Digital media editor pursues animation, finds confidence in artistic ability at InnerCity Arts summer workshop

Shannon Sullivan

Having spent most of my time in quarantine drawing, applying to an animation workshop hosted by Inner-City Arts seemed like the next step in my artistic journey. 

Inner-City Arts is an organization that exists to provide art education to students ordinarily unable to attend proper art classes. They hosted a variety of online courses this summer, including the art of animation workshop I was lucky enough to attend. 

The workshop lasted from July 6 to 17 and was free to all high school students. There were almost 30 of us participating in the workshop. Our goal was to create an animated promotion based on a prompt that was meant to be positive and uplifting. The prompt I went with was “Imagine if our art could leap off the page.” My final animation was about three seconds long but took almost five hours to complete. In addition to the time I spent creating that, I also had to make a character turnaround sheet, a storyboard and a few rough animatics. 

The workshop was partnered with Nickelodeon, which allowed us to hear about the animation process from industry professionals. We met every weekday for two weeks and had a new guest speak with us every other day. They all spoke about how they got to where they are now, and showed work from their portfolio. Each artist who visited us had a different job in either character design, background design, storyboarding or animation. 

When I first applied to the program, I was nervous I wouldn’t get in. Learning how to animate was one of my dreams and I thought not being accepted would be a sign it wasn’t right for me. I was so nervous I had a stress dream about incorrectly submitting my application the night before I received my email of acceptance. Once I started attending the Zoom sessions, my nerves only increased. I felt like there was a very clear and stark contrast between the talent of my peers and me.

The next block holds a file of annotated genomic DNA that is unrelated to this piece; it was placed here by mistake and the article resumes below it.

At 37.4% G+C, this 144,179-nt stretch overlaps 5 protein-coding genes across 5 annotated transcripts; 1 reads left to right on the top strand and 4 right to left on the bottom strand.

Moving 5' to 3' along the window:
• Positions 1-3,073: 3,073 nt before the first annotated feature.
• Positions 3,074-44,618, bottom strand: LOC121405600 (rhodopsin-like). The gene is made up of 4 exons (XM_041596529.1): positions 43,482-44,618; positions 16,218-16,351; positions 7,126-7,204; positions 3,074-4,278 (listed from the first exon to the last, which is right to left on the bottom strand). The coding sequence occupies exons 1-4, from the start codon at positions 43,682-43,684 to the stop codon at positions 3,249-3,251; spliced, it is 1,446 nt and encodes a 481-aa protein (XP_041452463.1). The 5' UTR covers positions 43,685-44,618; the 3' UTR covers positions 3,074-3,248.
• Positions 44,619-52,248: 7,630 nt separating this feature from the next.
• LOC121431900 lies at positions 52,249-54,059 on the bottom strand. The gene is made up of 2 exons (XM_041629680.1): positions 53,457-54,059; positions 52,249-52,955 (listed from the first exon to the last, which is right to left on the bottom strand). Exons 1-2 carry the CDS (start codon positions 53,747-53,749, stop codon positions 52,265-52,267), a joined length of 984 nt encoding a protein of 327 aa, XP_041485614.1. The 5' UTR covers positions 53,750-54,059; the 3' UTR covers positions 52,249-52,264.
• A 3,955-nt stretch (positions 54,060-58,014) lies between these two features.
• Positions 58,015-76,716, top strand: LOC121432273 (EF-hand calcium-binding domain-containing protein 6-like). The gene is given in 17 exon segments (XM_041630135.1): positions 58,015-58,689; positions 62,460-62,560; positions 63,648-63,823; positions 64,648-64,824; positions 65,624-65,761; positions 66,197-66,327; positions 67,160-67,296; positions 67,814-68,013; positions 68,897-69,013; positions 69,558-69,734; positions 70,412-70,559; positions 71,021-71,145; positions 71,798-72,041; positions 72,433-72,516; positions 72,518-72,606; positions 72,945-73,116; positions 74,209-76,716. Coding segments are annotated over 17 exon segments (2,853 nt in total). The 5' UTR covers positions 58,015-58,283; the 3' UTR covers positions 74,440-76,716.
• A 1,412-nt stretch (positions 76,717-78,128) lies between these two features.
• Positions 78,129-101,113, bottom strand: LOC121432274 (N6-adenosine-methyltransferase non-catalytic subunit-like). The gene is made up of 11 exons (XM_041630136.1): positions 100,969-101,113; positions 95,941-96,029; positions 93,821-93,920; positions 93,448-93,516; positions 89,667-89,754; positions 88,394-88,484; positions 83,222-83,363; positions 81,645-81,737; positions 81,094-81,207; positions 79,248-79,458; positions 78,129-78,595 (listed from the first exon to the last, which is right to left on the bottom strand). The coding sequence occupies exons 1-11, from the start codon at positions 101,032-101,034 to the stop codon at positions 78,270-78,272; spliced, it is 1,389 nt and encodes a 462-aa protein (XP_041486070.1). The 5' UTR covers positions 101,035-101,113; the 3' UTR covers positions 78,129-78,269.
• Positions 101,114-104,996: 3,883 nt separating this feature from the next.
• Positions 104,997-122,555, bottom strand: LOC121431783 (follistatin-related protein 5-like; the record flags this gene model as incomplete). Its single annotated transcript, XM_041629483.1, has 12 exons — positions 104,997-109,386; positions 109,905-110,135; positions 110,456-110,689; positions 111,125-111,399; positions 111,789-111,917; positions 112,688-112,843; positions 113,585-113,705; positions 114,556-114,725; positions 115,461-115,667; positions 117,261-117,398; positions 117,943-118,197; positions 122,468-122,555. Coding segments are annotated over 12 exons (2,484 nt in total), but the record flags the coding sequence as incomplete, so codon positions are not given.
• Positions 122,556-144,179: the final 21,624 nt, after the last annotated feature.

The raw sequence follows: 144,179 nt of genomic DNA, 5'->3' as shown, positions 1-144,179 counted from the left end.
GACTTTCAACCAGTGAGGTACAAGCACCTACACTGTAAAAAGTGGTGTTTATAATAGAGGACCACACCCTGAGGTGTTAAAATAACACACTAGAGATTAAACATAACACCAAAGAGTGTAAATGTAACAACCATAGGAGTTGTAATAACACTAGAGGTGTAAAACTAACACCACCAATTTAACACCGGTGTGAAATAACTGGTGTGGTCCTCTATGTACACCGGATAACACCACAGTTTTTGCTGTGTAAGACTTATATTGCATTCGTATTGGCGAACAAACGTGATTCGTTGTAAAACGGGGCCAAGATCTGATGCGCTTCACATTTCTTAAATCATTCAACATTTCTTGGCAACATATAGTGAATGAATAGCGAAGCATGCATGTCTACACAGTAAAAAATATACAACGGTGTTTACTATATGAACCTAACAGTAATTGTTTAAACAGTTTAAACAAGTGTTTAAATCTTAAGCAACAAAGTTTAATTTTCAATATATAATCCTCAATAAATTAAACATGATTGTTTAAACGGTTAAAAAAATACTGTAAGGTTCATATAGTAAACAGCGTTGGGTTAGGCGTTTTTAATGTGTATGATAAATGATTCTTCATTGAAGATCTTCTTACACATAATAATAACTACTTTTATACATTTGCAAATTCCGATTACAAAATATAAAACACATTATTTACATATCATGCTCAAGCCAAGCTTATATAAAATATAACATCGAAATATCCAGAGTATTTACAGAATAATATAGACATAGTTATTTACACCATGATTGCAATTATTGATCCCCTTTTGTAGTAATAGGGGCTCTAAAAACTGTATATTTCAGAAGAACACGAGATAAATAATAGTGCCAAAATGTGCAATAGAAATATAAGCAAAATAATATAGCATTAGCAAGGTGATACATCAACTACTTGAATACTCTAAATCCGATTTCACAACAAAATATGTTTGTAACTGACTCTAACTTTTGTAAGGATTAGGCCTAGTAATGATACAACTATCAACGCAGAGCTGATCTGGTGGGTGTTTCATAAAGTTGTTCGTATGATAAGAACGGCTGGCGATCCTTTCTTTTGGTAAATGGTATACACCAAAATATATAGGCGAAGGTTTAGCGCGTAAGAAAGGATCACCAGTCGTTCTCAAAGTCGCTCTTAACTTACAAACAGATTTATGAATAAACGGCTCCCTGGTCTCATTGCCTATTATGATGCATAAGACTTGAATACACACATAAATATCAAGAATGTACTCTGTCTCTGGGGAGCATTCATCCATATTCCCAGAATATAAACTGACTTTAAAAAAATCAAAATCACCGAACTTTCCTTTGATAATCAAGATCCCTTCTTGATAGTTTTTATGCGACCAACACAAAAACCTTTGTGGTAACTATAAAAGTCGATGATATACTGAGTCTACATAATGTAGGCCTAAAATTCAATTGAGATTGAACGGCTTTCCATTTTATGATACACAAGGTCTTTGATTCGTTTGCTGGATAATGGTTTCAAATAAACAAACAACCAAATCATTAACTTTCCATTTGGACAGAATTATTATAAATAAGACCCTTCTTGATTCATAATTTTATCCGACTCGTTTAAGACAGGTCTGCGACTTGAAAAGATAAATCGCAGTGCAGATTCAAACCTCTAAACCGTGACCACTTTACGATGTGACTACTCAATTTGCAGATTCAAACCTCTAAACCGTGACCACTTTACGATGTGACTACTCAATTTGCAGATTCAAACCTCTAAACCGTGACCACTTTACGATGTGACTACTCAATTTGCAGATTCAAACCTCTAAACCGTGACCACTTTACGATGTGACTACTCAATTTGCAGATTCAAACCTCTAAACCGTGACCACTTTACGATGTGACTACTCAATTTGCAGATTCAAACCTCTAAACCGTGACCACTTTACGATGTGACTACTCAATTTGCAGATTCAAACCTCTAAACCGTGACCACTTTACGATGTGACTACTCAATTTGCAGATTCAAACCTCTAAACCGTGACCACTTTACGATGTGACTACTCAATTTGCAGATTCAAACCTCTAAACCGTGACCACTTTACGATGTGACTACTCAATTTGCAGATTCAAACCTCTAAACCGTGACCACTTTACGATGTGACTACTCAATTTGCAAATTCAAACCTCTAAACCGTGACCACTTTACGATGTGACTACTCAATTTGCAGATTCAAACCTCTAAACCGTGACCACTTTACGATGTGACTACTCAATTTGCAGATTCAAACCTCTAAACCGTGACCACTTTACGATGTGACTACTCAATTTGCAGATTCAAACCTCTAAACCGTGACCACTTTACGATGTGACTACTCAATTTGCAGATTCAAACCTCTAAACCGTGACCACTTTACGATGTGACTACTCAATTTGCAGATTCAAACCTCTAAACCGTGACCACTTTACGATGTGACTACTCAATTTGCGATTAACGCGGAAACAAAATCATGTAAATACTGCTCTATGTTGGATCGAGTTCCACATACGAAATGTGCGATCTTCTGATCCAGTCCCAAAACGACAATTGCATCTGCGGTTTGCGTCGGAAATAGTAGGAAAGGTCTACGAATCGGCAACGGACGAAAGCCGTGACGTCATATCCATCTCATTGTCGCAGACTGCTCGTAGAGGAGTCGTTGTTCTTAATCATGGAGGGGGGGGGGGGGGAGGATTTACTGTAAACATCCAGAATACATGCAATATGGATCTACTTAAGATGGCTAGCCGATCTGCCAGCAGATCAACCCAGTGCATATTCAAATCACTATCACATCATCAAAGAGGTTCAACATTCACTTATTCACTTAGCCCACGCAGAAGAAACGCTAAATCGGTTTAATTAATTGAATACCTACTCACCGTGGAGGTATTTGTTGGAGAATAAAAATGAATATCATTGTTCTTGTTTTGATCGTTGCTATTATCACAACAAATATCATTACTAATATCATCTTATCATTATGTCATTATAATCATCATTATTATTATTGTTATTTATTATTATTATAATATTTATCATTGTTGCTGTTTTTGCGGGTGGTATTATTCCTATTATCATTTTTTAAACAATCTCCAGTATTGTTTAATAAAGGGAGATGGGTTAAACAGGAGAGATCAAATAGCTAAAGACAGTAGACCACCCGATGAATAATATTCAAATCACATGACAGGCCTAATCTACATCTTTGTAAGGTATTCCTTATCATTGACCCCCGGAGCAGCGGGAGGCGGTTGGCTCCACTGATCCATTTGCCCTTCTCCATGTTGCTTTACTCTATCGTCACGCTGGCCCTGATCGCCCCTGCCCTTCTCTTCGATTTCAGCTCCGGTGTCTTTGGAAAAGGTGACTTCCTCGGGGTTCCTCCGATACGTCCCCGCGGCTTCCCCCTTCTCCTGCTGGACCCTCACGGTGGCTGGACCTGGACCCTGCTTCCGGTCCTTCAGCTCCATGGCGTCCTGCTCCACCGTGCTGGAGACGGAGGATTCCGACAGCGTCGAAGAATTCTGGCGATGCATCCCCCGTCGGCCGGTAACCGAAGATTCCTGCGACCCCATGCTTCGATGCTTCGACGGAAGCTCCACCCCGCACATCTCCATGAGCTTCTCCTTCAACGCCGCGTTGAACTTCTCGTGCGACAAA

When they presented their works in progress, I was intimidated by how neat and concise their storyboards were. I was literally drawing stick figures at that point. I felt like I wasn’t good enough compared to them. After a few days into the program however, I found myself becoming friends with them and then we all began to uplift and encourage each other. I learned that we all had a different creative process and that it didn’t always equal skill level. And even if it did, I shouldn’t worry myself by comparing my work to others. 

In the end, I was very proud of what I created. Whenever I tried animating before this, I would always give up halfway through, discouraged by the steep goals I set for myself. This workshop proved to me that not only could I create a finished animation but I could even enjoy doing so. When summer started, I wasn’t sure what I wanted to do in the future. But I feel that attending the Inner-City Arts summer animation workshop put me on the right course.